Cluny Trompe l'œil

The restoration of treasures of the past

France
Cluny
Contractor
Jean-Denis Salvèque

Issues and stakes

"Cluny is a Roman and Gothic city that had its heyday during the height of the Benedictine Abbey, founded ​​between the late 11th and late 12th century, and frozen in time until the early 18th century. This Roman capital was drastically modernised in the 18th century and rebuilt in a modern style. However, the most beautiful parts of the buildings were preserved in what is now the museum. The project consisted in identifying what were the most visually stunning parts of these archives and to restore the architectural details on the original façades. It was entrusted to an Architect of French Buildings to make sure that our heritage would be kept well intact. Two buildings were renovated and decorated with the details of the ancient demolished buildings. The main objective was to bring the museum’s visitors into the town and to evoke past times there, as well as to bring visitors to the city into the museum. It was a real “back and forth” challenge between the city and its museum.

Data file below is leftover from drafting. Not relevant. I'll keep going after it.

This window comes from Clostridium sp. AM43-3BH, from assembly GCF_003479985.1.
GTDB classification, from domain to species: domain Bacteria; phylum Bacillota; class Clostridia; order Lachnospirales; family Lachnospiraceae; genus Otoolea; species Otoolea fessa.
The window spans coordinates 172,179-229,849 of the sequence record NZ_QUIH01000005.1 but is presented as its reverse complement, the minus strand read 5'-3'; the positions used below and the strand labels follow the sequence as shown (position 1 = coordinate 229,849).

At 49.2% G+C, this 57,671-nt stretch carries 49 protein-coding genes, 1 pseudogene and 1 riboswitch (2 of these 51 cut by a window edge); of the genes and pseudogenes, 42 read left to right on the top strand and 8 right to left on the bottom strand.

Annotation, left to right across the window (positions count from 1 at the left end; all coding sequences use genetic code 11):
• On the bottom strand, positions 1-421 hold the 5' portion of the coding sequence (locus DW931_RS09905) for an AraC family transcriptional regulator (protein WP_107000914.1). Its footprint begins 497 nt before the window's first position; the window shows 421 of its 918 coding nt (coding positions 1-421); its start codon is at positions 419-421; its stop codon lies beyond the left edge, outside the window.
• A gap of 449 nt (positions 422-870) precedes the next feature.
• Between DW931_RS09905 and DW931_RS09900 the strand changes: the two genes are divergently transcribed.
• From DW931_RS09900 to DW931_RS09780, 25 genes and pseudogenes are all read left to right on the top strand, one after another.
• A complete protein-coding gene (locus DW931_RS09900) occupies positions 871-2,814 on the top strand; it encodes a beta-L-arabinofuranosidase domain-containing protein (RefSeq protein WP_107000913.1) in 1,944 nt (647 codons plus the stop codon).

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Achievements

In the renovation, it was decided to make "trompe l’oeil" in order to suggest the sculpted Roman windows. Trompe-l'œil (French for "deceive the eye") is an art technique dating back to the baroque time and even back to Greek and Roman times. The technique uses realistic imagery to create the optical illusion that the depicted objects exist in three dimensions. A typical trompe-l'œil mural might depict a window, door, or hallway, intended to suggest a larger room. The architect decided to use a mix with a texture that is close to that of paint as it was very similar to what is used on the façades. The technique used for the trompe l’oeil was “a fresco”, applying wet lime paint and pigments in a wet render. He used lime paint in a colour close to the one of the renovated walls: a mix of hydrated lime and pigments with a lot of water to dilute it and make it as easy to use as paint. The mix allowed very thin layers of lime to be applied to the existing painted walls to avoid micro-cracks. The painting was carried out by two experts: Elisabeth de Mourgues and Ludovic Térracol.